In New York City, high school sophomore Jeremy Jones starts his day with his usual habit of stopping at the nearby candy store to study the horseracing forms and select the eventual winner before riding the subway to school. During his private cello lesson, the teacher tells Jeremy that as long as his attention is divided he will never be a great musician, but Jeremy insists that greatness is his goal. When his teacher later frets that he may appear unduly harsh or demanding, Jeremy expresses his appreciation for being challenged. That afternoon, Jeremy and his best friend, Ralph Manzoni, join other students for a game of basketball and a discussion about classes. While doing his homework that night, Jeremy listens to loud music through headphones until his father Ben chastises him, insisting that no one can do two things well at the same time. The next day in music class, Jeremy rehearses with other classmates for an upcoming recital in which he has a major solo. Sent to look for chalk later, Jeremy walks down the hall and, spotting a girl going through ballet movements in an empty dance room, pauses to watch in amazement. When the girl speaks to him, Jeremy is tongue-tied and barely able to make small talk. Later, Jeremy confides in Ralph that he thought the girl was beautiful, but Ralph laughs when Jeremy realizes he never found out her name. After learning that the girl is new student Susan Rollins, the smitten Jeremy goes to his afternoon job as a dog walker, and in Central Park reads poetry to the pack of patient dogs. That evening at dinner, Susan’s father Ned, who has recently relocated to New York from Detroit in search of work, worries about Susan making friends, but she assures him that she is getting along fine at school. The next day, Jeremy spots Susan in a record shop and follows her through the streets. Over the next couple of days Jeremy continues following Susan whenever he can, but confesses to Ralph that he is too shy to speak with her as she is older and in a higher grade. When Jeremy continues to ignore Ralph’s suggestion to speak to Susan in a neutral area like the cafeteria, Ralph himself goes to talk to her, forcing the scandalized Jeremy to rush out into the hallway. Ralph finds Jeremy to announce that Susan has agreed to have Jeremy telephone her. Ecstatic, Jeremy considers approaching Susan after school until he witnesses her walking with an older, handsome student, Danny. At cello rehearsal the following day, the teacher points out that while Jeremy’s technique is strong, he must also apply emotion to his musical interpretation. Jeremy confesses to feeling nervous about the recital, but the teacher assures him he will perform well. That weekend, Susan attends the recital and is moved by Jeremy’s expressive playing. Afterward, Susan goes backstage to congratulate Jeremy, who again finds himself tongue-tied. After basketball the following week, Jeremy asks Ralph for advice on how to talk to Susan, then that evening at home uses Ralph’s written advice as a guideline to rehearse his call. Unable to summon the nerve that night, Jeremy impulsively calls at nine the next morning. Amused by the early call, Susan accepts Jeremy’s offer to go to the movie that evening. Discovering a long line at the theater, the couple decides to go to a pizza restaurant instead. There, Jeremy soon relaxes and is able to talk to Susan about himself and asks about her family. Susan confides that her mother died when she was a child, while Jeremy describes how his Jewish family came to have the last name of “Jones.” At the end of the evening, Susan says she enjoyed their date and confesses she originally thought Jeremy might be “goofy” until she heard his cello performance. The next day, Jeremy arrives outside Susan’s apartment building very early to walk her to school and the pair soon become a couple, spending all of their free time together. When Ralph expresses concern that his best friend has deserted him, Jeremy reveals that he believes he is in love. On one early morning date, Jeremy takes Susan to the racetrack where horses are being worked out. Initially Susan disbelieves Jeremy’s claim that he can continually select race winners, until he demonstrates with the next race but confesses that he never actually places any wagers. Over the next several days, Jeremy and Susan visit the zoo and a museum, wander the city streets and walk dogs in the park. One afternoon over a chess game, Jeremy asks Susan if she is bored by their unexciting activities. After Susan assures him she truly enjoys the time they spend together, Jeremy confesses that Ralph saw her the previous day with Danny. Susan acknowledges speaking with Danny to tell him that she is in love with Jeremy. Overcome, Jeremy agrees that he feels the same and the couple kiss, embrace and eventually have sex. That night, Susan arrives at her apartment to find her aunt Eunice and several friends visiting. Ned excitedly announces that his former boss in Detroit contacted him with a new job offer, including a substantial raise and stock options, and consequently, will be returning to Detroit right away. Stunned, Susan asks specifically when and Ned replies that since he has only been free-lance consulting, he is able to depart within two days. Initially Susan tries to explain about her growing attachment and affection for Jeremy, but when Ned insists that the teens have not known each other long enough to form a genuine relationship, Susan realizes nothing she will say will alter the situation. The next day, a despondent Susan reveals the sudden events to Jeremy, who is crushed. When Susan breaks into tears, however, Jeremy pulls himself together and comforts her. Later, Jeremy visits his father at work to ask for advice, but Ben brushes him aside and says they can speak later. Upon confiding the news to Ralph, Jeremy is disappointed that his friend fails to see the gravity of the situation. Two days later, Jeremy accompanies Susan and Ned to the airport, where the young couple embraces and kiss farewell. +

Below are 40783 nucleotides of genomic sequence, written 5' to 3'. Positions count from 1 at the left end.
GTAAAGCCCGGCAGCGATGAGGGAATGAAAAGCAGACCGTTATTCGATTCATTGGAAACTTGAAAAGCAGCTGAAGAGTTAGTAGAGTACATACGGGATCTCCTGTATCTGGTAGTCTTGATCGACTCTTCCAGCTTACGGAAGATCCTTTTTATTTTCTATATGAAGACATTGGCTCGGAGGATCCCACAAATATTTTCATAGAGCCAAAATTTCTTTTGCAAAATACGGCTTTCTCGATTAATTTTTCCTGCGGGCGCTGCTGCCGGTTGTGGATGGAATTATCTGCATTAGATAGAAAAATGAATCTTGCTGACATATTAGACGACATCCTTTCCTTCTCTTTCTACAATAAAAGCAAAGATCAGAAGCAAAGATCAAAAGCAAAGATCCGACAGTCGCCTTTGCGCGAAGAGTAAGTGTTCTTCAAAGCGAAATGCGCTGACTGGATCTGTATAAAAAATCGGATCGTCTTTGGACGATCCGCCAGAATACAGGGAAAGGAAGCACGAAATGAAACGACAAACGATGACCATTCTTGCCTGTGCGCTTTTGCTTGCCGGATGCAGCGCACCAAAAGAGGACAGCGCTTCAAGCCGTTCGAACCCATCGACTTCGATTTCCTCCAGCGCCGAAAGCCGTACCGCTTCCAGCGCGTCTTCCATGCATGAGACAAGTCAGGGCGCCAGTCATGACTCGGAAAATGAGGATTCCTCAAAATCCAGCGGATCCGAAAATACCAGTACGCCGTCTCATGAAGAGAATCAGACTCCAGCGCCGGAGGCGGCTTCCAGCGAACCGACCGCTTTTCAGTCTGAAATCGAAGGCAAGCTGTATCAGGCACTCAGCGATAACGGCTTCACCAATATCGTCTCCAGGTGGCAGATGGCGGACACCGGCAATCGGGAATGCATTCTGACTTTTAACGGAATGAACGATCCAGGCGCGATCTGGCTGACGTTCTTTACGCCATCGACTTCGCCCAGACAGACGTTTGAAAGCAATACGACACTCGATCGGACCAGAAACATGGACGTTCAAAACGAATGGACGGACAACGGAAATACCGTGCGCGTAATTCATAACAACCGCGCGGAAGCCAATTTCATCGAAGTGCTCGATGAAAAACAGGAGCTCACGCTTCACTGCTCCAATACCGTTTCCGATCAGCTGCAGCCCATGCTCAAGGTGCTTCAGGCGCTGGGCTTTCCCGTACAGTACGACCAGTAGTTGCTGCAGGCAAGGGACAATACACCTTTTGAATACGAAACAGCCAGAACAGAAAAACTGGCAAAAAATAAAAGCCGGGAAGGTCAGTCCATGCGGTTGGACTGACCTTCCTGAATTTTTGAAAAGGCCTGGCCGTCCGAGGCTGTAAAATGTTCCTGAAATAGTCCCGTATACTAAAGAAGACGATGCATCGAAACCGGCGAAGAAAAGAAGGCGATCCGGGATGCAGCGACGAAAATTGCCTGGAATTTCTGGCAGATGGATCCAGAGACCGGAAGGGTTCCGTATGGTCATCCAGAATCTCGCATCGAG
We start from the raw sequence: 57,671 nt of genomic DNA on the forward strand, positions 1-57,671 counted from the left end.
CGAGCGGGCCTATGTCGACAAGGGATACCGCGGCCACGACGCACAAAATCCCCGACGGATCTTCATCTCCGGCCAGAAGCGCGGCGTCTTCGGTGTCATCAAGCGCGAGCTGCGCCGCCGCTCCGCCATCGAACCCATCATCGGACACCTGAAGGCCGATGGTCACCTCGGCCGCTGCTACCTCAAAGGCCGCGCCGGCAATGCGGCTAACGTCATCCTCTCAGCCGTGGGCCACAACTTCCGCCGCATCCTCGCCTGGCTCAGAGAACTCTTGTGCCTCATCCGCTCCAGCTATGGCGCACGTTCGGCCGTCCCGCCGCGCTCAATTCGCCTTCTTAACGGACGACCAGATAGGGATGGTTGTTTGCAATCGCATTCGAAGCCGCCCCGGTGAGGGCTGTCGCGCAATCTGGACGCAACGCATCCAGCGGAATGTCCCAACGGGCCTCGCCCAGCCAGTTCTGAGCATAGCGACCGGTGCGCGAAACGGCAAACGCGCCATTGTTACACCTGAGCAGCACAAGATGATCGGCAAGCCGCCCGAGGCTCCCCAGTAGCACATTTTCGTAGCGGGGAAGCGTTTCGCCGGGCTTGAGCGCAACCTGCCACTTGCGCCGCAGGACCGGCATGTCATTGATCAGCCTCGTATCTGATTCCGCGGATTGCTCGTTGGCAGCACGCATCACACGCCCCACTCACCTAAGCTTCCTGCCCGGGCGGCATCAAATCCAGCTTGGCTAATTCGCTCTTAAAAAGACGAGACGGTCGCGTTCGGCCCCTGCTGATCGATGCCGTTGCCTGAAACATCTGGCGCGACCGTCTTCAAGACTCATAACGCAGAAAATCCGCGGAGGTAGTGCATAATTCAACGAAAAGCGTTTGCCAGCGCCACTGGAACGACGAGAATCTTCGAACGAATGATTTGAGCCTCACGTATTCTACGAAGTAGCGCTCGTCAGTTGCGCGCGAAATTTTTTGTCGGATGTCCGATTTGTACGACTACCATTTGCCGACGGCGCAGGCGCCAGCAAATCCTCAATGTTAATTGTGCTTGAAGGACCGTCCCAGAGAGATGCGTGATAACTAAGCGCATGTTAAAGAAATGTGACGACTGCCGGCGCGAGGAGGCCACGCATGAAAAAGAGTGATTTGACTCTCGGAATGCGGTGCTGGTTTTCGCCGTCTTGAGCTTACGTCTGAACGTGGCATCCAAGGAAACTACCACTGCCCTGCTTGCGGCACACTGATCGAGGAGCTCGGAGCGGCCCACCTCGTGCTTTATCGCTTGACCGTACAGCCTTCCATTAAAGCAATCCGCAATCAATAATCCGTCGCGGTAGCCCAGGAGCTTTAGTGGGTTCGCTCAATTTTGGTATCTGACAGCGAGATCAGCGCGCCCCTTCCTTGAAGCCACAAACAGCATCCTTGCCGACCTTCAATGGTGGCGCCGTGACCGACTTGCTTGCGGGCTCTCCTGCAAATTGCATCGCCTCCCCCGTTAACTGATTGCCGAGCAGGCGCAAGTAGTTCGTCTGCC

In New York City, high school sophomore Jeremy Jones begins his day with his usual trip to the nearby candy store where he studies the horse racing form and selects the eventual winner, although he never bets. At school during his private cello lesson, Jeremy’s teacher tells him that as long as his attention is divided he will never be a great musician, but Jeremy insists that is his goal. That afternoon, Jeremy and his best friend Ralph Manzoni join others for a game of basketball before Jeremy sets off for home. While doing his homework that night, Jeremy listens to loud music through headphones until his father Ben chastises him, insisting that no one can do two things well at the same time. The next day in music class, Jeremy rehearses with other classmates for an upcoming recital in which he has a major solo. Sent to look for chalk later in the class, Jeremy goes down the hall and is captivated by a girl going through ballet movement in an empty dance room. +

Legend
Viewed by AFI
Partially Viewed
Offscreen Credit
Name Occurs Before Title
AFI Life Achievement Award